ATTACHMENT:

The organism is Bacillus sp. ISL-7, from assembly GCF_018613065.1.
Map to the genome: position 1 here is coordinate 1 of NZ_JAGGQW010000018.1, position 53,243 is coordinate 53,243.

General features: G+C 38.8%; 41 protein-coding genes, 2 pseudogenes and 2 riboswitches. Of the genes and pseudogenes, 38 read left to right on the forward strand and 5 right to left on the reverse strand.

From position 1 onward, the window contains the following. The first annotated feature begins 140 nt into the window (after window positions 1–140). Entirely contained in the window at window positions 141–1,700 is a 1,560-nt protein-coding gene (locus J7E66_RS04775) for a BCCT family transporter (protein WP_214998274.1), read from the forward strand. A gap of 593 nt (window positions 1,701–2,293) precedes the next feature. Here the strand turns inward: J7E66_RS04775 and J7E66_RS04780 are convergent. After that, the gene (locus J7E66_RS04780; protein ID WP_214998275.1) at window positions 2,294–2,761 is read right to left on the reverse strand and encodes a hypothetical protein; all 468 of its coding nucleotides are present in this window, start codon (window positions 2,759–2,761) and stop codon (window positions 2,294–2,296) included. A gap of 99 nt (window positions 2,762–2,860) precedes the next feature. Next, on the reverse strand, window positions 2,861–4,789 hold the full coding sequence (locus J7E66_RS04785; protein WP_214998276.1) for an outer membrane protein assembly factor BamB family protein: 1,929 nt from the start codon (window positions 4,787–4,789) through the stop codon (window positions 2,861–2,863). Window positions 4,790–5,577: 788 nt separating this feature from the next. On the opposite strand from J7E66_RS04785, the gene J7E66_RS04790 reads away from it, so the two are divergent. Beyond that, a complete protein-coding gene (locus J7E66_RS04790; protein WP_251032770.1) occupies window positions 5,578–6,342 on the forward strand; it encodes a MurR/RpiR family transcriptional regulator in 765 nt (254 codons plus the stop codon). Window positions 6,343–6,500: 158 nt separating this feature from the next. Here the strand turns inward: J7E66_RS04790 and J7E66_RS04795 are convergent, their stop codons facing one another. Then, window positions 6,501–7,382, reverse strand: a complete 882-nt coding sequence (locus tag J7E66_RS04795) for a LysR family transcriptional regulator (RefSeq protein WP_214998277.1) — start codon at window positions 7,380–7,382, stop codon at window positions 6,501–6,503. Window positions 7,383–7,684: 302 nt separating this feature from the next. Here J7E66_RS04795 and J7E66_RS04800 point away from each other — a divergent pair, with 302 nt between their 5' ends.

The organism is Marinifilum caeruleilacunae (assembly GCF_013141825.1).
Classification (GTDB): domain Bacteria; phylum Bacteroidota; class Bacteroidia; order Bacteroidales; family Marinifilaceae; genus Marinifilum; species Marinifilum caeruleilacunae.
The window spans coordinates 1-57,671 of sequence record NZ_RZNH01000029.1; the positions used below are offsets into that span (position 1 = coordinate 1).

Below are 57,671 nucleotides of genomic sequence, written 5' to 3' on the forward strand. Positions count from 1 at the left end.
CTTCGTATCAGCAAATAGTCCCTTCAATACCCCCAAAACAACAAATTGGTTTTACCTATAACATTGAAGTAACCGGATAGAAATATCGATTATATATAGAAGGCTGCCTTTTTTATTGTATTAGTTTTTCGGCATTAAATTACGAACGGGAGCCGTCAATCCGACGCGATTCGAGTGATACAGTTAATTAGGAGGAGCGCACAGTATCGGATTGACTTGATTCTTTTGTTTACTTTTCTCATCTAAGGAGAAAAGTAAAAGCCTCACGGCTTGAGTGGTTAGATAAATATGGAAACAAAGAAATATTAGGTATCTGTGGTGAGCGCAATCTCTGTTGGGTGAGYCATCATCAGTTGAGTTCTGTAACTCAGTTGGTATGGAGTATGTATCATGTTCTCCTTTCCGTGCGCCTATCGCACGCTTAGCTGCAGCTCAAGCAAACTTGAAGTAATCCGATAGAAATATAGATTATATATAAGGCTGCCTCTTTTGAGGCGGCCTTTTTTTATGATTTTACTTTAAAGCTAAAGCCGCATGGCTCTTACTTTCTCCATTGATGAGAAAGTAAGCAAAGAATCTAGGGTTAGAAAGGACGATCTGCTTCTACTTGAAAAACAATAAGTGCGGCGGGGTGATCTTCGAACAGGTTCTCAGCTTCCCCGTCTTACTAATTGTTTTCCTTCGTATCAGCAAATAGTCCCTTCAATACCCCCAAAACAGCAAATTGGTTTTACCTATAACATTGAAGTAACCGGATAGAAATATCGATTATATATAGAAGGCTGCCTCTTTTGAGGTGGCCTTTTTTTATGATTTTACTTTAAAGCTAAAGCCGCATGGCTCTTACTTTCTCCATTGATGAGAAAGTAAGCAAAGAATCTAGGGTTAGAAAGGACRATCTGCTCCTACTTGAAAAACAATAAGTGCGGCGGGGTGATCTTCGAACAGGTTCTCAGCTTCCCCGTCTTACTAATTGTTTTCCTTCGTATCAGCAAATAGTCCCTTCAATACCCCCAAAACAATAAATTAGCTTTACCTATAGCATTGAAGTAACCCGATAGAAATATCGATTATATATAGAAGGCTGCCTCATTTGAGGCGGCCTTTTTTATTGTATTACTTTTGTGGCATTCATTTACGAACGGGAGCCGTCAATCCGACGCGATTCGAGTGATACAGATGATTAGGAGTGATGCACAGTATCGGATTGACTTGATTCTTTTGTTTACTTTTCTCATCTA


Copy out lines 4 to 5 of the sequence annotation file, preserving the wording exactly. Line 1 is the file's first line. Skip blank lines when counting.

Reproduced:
From position 1 onward, the window contains the following. The first annotated feature begins 140 nt into the window (after window positions 1–140). Entirely contained in the window at window positions 141–1,700 is a 1,560-nt protein-coding gene (locus J7E66_RS04775) for a BCCT family transporter (protein WP_214998274.1), read from the forward strand. A gap of 593 nt (window positions 1,701–2,293) precedes the next feature. Here the strand turns inward: J7E66_RS04775 and J7E66_RS04780 are convergent. After that, the gene (locus J7E66_RS04780; protein ID WP_214998275.1) at window positions 2,294–2,761 is read right to left on the reverse strand and encodes a hypothetical protein; all 468 of its coding nucleotides are present in this window, start codon (window positions 2,759–2,761) and stop codon (window positions 2,294–2,296) included. A gap of 99 nt (window positions 2,762–2,860) precedes the next feature. Next, on the reverse strand, window positions 2,861–4,789 hold the full coding sequence (locus J7E66_RS04785; protein WP_214998276.1) for an outer membrane protein assembly factor BamB family protein: 1,929 nt from the start codon (window positions 4,787–4,789) through the stop codon (window positions 2,861–2,863). Window positions 4,790–5,577: 788 nt separating this feature from the next. On the opposite strand from J7E66_RS04785, the gene J7E66_RS04790 reads away from it, so the two are divergent. Beyond that, a complete protein-coding gene (locus J7E66_RS04790; protein WP_251032770.1) occupies window positions 5,578–6,342 on the forward strand; it encodes a MurR/RpiR family transcriptional regulator in 765 nt (254 codons plus the stop codon). Window positions 6,343–6,500: 158 nt separating this feature from the next. Here the strand turns inward: J7E66_RS04790 and J7E66_RS04795 are convergent, their stop codons facing one another. Then, window positions 6,501–7,382, reverse strand: a complete 882-nt coding sequence (locus tag J7E66_RS04795) for a LysR family transcriptional regulator (RefSeq protein WP_214998277.1) — start codon at window positions 7,380–7,382, stop codon at window positions 6,501–6,503. Window positions 7,383–7,684: 302 nt separating this feature from the next. Here J7E66_RS04795 and J7E66_RS04800 point away from each other — a divergent pair, with 302 nt between their 5' ends.

The organism is Marinifilum caeruleilacunae (assembly GCF_013141825.1).